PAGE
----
Shohei Otani and the Angels: Putting the Pieces Together

By Robert Peiffle

It’s safe to say that the Los Angeles Angels are having the best offseason that they could have asked for. Let’s review: left fielder Justin Upton signed an incredibly reasonable 5 year, $106 million deal, they bolstered their bullpen by acquiring Jim Johnson, they traded for Ian Kinsler which substantially improves second base for them, and of course they became the envy of the entire league when Japanese superstar Shohei Otani chose the Angels as the place to kickstart his major league career.

All in all, it’s a pretty great time to be an Angels fan.

The question moving forward is: how will Shohei Otani fit into the Angels roster? Otani is truly a one-of-a-kind talent, a two-way player who is only 22, the sort of asset basically any MLB team would be excited to have on their roster. So it might seem a ridiculous question to even ask. But adding any player to a roster is a balancing act and if Otani is going to truly become a superstar the Angels need to consider how he fits into their wider roster

The first place that he will fit in is at pitcher. While it’s tough to make like-for-like comparisons between Nippon Professional Baseball and the MLB, in five years he recorded a 2.52 ERA and 1.076 WHIP over the course of 543 innings. The icing on the cake is that he struck out 624 batters over the course of those innings. His arsenal of pitches is headlined by his slider, a pitch that breaks impossibly late and drops hard at the last second. If you look up a highlight package of Otani’s strikeouts you’ll see batter after batter whiffing at his slider.

But Otani isn’t limited to sliders. He was also the hardest throwing pitcher in Japan, setting the record with a 164 km/h fastball (that’s roughly 102 mph, for those of you who don’t do metric). Realistically, the combination of his slider and fastball should be enough for Otani to excel in the majors. Don’t believe me? Check out this video of Evan Longoria, Carlos Santana and Yasiel Puig whiffing on Otani’s pitches at an MLB exhibition game in Japan, way back in 2014. You could reasonably assume that his pitching has gotten better since then.

So sure, slotting Otani in as a starting pitcher is easy enough. He’ll help anchor a pitching rotation that includes Garrett Richards (coming off a 2.28 ERA, 0.90 WHIP season), Matt Shoemaker (a career 3.87 ERA, 1.20 WHIP pitcher), and Tyler Skaggs (a career 4.59 ERA, 1.35 WHIP pitcher). It wouldn’t be shocking if Otani became the best pitcher in the Angels’ starting rotation.

But so many MLB teams weren’t salivating over Otani just because of his pitching. He also is an incredible batter. In the past two seasons he has topped the .300/.400./500 slash line (A slash line is simply a player’s ERA, On-Base Percentage, and slugging percentage[1] divided by slashes. It’s a way of measuring how good of a hitter a player is. For context, a .300/.400/.500 slash line would make a player well above average in offensive production) while just straight up murdering the ball. Seriously, he has 30 home runs in 164 games and won the NBP home run derby in 2016. You should watch him literally hit the ball into the roof of the Tokyo Dome. Absolutely nuts. It’s no wonder that Otani was named the best pitcher and best DH in the NPB in 2016.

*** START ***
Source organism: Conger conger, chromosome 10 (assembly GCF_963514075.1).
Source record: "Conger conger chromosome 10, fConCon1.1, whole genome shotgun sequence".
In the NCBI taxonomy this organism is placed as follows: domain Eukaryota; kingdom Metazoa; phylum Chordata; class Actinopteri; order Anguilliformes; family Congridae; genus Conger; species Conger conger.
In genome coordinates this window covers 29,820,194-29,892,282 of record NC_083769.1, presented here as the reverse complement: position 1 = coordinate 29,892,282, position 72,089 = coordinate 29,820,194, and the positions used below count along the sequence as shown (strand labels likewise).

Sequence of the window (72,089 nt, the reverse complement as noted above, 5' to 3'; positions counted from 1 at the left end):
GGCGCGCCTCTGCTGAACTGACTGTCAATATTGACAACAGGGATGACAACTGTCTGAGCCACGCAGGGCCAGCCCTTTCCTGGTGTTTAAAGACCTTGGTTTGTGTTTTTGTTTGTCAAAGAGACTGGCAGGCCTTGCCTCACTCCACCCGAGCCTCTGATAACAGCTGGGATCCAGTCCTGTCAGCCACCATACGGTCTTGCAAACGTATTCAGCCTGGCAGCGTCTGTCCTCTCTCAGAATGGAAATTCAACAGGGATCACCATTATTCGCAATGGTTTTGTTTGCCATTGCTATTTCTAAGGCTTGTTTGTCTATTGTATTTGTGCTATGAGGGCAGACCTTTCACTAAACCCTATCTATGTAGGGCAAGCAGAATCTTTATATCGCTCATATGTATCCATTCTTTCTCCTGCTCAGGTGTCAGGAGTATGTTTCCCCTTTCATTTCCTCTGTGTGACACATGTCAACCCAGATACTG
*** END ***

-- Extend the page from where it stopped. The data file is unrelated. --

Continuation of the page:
But that hitting ability does pose something of a problem for the Angels. To maximize Otani you’d want to have him play a role similar to the one he played for the Hokkaido Nippon-Ham Fighters (huge fan of the name, by the way), where Otani both pitched and batted DH. But the Angels already have a DH: Albert Pujols. He posted a .241/.286/.386 slash line, which is well below Pujols’ career average. The Angels could play Pujols at 1B, but at this point in his career, Pujols’ fielding ability is best described as limited. That also puts Luis Valbuena’s position in question. Currently listed as the first baseman on their depth chart, Valbuena certainly didn’t have a vintage offensive season (he slashed .199/.294/.432), but is a capable fielder and did have a good back half of the season against righties, slashing for .231/.335/.603 with a comically, absurdly good .372 ISO[2] in that time frame. Valbuena was also dealing with a lingering hamstring problem early in the season, so he if that second half surge continues, Vilbuena should be a good rotation player and probably will go into the season as the starting third baseman.

Maybe maximizing Otani’s potential is simple: Pujols plays first base, Valbuena plays third, and Otani slots in at DH, while also fitting in as the Angels’ ace. But there are still questions surrounding that lineup. Specifically, does Pujols decline at age 37 accelerate when he’s asked to be an everyday fielder and not just hit and can Valbuena be a consistently productive offensive player?

But Otani’s talent makes all of this worth it. If his stats from the NPB can translate over to America, not only will he be maybe the best pitcher on the Angels, but he will be a very, very good offensive player as well. That will make Otani instantly one of the most exciting players in baseball and make the Angels one of the contenders for the American League.


[1] Slugging percentage is simply the total number of bases divided by the number of at bats. It’s a way of quantifying how productive a hitter is, because it weights extra-base hits more heavily. Fun fact: Babe Ruth holds the MLB career slugging percentage record at .690 and Barry Bonds has the single season record at .864.

[2] ISO is a computation used to measure how many bases a player averages per at bat. The best power hitters will have an ISO of around .300 while anyone with an ISO over .200 is getting extra bases at a pretty good clip. The formula for ISO is: slugging percentage minus batting average.

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